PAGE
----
I know you came to this story thinking we were going to talk about eggs Benedict—a.k.a. everyone’s favorite brunch. We are, but first we’re going to talk about dancing. Bear with me. Think for a moment about the last middle or high school dance you went to (yikes). The whole of it is a crazy anthropological experiment, but the essence of it is overwhelming awkwardness. The tween/teen social scene is all about knowing who your group is, and when it’s time for the various groups to mix, things start to get weird. Initially, the groups won’t and don’t mix at all, preferring to stay utterly separated (while, ahem, checking out the other groups). This is how all dances begin.
For everyone to warm up and get over their initial awkwardness, there needs to be some personal fortitude and some asking of permission. It always begins extremely slowly—and has to—or it will break apart and everyone will return uncomfortably to their initial groups.
The hallmark of eggs Benedict—hollandaise sauce—and other emulsions like mayonnaise and vinaigrette start out like this, with oil and water steering clear of each other, refusing to mix. To achieve an emulsion is to get fat and water to dance with each other. Just like encouraging 14-year-olds to dance with each other, this is no small feat. The result is something both sturdy and precarious. And delicious. And great on eggs.
So how to go about encouraging the liaison? A good place to start understanding how hollandaise comes to be is with Harold McGee’s On Food and Cooking. McGee tells us that The most important characteristic of emulsions is that they require energy, and sometimes ingenuity, for their formation.” That tends to entail a lot of vigorous whisking, and often the help of what he calls a stabilizer, such as eggs, mustard, or certain starches that coax the oil and water to get and stay together. (Maybe, if we’re speaking middle-school dance, this stabilizer is the friend who assures you that the person you want to ask to dance will say yes.)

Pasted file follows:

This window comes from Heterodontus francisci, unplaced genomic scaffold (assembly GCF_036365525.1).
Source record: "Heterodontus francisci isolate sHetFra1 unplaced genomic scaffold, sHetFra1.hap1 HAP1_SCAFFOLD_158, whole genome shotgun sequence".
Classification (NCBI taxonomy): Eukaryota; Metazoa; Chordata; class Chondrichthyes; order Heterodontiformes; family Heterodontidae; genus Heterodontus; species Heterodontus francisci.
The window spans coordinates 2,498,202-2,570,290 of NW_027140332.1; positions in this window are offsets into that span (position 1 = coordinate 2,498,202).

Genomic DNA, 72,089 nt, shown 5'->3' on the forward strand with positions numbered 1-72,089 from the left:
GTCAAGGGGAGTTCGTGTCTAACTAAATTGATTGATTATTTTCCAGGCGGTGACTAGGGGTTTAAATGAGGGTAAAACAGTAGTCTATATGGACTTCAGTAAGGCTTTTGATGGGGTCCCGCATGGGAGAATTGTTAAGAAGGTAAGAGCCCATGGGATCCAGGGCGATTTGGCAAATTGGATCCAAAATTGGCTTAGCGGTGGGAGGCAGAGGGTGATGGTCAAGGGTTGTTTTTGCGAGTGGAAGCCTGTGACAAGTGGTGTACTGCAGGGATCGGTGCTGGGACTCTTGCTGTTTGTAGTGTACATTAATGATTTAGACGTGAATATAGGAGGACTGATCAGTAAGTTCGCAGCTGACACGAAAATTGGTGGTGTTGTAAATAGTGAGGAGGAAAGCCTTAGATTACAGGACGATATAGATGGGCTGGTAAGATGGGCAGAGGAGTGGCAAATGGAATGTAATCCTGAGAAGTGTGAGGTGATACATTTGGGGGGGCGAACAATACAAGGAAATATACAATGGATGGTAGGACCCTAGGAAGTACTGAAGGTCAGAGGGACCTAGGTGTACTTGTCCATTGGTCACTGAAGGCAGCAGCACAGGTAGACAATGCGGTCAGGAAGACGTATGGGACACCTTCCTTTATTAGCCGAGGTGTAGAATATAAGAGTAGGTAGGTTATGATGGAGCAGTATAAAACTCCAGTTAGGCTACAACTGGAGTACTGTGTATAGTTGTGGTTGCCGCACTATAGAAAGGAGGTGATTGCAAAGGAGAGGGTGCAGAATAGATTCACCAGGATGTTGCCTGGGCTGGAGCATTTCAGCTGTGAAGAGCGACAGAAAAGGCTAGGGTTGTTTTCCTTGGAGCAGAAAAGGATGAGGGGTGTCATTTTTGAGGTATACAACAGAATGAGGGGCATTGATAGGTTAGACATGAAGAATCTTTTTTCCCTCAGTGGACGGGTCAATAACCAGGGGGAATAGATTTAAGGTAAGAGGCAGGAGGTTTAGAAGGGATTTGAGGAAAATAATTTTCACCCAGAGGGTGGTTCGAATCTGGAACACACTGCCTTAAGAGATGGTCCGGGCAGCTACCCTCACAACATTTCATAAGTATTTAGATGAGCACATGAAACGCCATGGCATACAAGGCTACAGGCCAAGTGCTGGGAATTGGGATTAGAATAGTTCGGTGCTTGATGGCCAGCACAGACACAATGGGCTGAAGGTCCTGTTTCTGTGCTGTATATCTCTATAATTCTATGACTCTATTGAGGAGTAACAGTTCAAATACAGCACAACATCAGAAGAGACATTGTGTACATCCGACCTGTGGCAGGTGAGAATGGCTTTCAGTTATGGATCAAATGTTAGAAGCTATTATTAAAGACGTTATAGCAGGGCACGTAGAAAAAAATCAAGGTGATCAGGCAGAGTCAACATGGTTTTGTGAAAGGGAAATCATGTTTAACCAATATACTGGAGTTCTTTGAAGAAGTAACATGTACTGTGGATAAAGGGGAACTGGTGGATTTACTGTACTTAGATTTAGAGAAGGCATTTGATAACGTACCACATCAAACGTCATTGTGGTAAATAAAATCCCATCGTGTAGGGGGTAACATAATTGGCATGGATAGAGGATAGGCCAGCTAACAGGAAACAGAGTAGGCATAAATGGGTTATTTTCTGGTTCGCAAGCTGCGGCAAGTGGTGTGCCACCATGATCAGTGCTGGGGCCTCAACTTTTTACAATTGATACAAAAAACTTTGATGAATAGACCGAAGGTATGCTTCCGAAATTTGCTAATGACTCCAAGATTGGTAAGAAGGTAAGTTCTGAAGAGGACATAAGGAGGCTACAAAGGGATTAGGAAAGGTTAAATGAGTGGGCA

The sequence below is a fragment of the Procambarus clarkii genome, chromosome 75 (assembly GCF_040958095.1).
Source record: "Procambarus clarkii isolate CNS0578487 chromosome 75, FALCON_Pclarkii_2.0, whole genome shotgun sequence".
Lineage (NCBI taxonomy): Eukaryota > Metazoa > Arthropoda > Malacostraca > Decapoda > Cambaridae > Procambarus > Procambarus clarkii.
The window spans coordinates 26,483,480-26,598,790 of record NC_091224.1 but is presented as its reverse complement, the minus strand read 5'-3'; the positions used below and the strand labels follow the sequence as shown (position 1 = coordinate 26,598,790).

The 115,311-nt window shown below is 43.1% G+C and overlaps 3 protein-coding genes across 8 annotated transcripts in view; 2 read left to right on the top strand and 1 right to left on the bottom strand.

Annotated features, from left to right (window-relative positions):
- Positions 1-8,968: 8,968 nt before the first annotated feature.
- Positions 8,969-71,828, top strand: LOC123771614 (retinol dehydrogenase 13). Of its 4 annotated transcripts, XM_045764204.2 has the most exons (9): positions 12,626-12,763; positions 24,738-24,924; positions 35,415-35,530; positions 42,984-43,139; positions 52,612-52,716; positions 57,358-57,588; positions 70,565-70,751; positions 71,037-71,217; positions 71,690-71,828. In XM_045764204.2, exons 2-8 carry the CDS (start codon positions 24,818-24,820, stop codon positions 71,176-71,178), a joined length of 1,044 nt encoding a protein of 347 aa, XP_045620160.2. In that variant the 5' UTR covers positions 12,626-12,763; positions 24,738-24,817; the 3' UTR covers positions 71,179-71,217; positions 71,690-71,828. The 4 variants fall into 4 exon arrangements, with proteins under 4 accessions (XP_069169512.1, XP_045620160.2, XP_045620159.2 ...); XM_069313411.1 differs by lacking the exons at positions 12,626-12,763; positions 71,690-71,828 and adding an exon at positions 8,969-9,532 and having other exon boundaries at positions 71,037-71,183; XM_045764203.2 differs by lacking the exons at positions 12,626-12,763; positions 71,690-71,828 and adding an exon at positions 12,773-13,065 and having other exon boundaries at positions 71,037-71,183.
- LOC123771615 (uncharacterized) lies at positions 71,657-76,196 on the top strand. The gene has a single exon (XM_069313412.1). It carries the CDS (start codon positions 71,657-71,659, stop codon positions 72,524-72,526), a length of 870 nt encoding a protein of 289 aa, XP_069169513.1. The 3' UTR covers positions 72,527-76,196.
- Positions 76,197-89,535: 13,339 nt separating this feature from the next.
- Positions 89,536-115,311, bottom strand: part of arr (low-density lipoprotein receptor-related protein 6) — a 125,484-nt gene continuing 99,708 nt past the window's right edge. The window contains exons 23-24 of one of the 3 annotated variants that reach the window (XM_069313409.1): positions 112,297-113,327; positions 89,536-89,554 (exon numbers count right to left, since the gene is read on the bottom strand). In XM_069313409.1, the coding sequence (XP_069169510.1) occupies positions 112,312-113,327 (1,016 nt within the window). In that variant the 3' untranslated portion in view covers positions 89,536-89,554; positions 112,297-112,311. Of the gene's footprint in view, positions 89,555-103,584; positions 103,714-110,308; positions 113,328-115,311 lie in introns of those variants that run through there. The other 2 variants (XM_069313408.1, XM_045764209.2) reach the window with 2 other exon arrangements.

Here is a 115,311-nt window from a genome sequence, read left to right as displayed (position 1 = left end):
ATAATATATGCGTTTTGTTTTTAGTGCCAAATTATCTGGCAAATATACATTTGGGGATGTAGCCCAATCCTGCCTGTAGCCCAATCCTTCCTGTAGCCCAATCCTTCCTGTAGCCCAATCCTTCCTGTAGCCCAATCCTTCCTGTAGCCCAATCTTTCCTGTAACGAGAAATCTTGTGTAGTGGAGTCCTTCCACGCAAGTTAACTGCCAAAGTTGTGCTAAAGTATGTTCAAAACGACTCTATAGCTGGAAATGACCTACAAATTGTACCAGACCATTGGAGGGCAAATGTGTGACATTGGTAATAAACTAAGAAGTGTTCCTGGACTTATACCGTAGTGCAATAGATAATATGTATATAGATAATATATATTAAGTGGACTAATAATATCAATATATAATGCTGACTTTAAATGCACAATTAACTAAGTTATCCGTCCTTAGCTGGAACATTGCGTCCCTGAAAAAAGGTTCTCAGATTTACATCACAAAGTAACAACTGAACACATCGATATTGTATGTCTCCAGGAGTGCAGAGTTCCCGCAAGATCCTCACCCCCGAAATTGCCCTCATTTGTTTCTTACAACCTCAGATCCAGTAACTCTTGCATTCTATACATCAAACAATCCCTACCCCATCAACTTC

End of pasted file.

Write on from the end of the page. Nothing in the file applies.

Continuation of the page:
It all starts with egg yolks whisked together with a little water in a bowl set over a pot of water set over a very low flame. A tiny bit of salt and lemon juice go into the egg mixture, too. They make the protein in the eggs more available to make connections with each other. They also make the sauce taste really, really good. All of this is whisked together vigorously until the eggs have lightened in color and appear to have thickened slightly.
Another thing that makes the sauce taste good: a lot of melted butter, which you’ll add drop by drop to this frothy egg mixture. I find it helpful to think of this trepidatious, little-by-little beginning as asking for permission. Would you like to dance? Too little and you’re still a wallflower. Too much and you’ve completely skeeved out your potential dance partner.
This is, quite literally, the warm up stage. You need to very gently warm the eggs over the pot of water so they don’t cook the moment warm butter is introduced, and the butter needs to go in sloooowly not only because it’s warm but also because of that whole water-oil thing. Getting together takes time. This is an important thing to keep in mind while making hollandaise.